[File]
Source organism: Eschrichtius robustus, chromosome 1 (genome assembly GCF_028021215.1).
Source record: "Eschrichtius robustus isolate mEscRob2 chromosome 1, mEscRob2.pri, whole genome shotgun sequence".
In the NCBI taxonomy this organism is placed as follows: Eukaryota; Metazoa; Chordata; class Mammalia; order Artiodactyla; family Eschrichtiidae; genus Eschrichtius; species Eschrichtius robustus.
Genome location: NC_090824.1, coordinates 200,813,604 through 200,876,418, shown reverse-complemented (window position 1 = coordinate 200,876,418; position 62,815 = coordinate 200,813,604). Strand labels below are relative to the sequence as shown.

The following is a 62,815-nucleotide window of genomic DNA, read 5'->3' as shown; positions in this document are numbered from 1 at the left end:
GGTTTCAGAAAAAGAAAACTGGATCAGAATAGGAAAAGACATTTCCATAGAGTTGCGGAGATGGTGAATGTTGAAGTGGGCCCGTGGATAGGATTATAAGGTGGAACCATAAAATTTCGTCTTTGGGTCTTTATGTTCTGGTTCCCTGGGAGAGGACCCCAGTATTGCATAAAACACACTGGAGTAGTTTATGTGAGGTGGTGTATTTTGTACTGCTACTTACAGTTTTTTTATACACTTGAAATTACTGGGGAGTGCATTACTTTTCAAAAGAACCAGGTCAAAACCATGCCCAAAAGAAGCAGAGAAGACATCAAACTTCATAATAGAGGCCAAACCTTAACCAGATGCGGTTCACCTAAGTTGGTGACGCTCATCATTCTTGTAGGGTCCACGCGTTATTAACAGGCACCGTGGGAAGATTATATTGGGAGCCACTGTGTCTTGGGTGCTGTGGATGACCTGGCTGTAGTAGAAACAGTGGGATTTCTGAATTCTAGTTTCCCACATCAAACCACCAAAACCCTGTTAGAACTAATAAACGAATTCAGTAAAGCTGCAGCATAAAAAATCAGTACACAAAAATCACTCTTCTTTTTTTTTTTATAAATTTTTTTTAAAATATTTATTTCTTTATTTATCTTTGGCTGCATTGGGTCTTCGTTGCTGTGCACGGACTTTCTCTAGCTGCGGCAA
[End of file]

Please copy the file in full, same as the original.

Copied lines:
Source organism: Eschrichtius robustus, chromosome 1 (genome assembly GCF_028021215.1).
Source record: "Eschrichtius robustus isolate mEscRob2 chromosome 1, mEscRob2.pri, whole genome shotgun sequence".
In the NCBI taxonomy this organism is placed as follows: Eukaryota; Metazoa; Chordata; class Mammalia; order Artiodactyla; family Eschrichtiidae; genus Eschrichtius; species Eschrichtius robustus.
Genome location: NC_090824.1, coordinates 200,813,604 through 200,876,418, shown reverse-complemented (window position 1 = coordinate 200,876,418; position 62,815 = coordinate 200,813,604). Strand labels below are relative to the sequence as shown.

The following is a 62,815-nucleotide window of genomic DNA, read 5'->3' as shown; positions in this document are numbered from 1 at the left end:
GGTTTCAGAAAAAGAAAACTGGATCAGAATAGGAAAAGACATTTCCATAGAGTTGCGGAGATGGTGAATGTTGAAGTGGGCCCGTGGATAGGATTATAAGGTGGAACCATAAAATTTCGTCTTTGGGTCTTTATGTTCTGGTTCCCTGGGAGAGGACCCCAGTATTGCATAAAACACACTGGAGTAGTTTATGTGAGGTGGTGTATTTTGTACTGCTACTTACAGTTTTTTTATACACTTGAAATTACTGGGGAGTGCATTACTTTTCAAAAGAACCAGGTCAAAACCATGCCCAAAAGAAGCAGAGAAGACATCAAACTTCATAATAGAGGCCAAACCTTAACCAGATGCGGTTCACCTAAGTTGGTGACGCTCATCATTCTTGTAGGGTCCACGCGTTATTAACAGGCACCGTGGGAAGATTATATTGGGAGCCACTGTGTCTTGGGTGCTGTGGATGACCTGGCTGTAGTAGAAACAGTGGGATTTCTGAATTCTAGTTTCCCACATCAAACCACCAAAACCCTGTTAGAACTAATAAACGAATTCAGTAAAGCTGCAGCATAAAAAATCAGTACACAAAAATCACTCTTCTTTTTTTTTTTATAAATTTTTTTTAAAATATTTATTTCTTTATTTATCTTTGGCTGCATTGGGTCTTCGTTGCTGTGCACGGACTTTCTCTAGCTGCGGCAA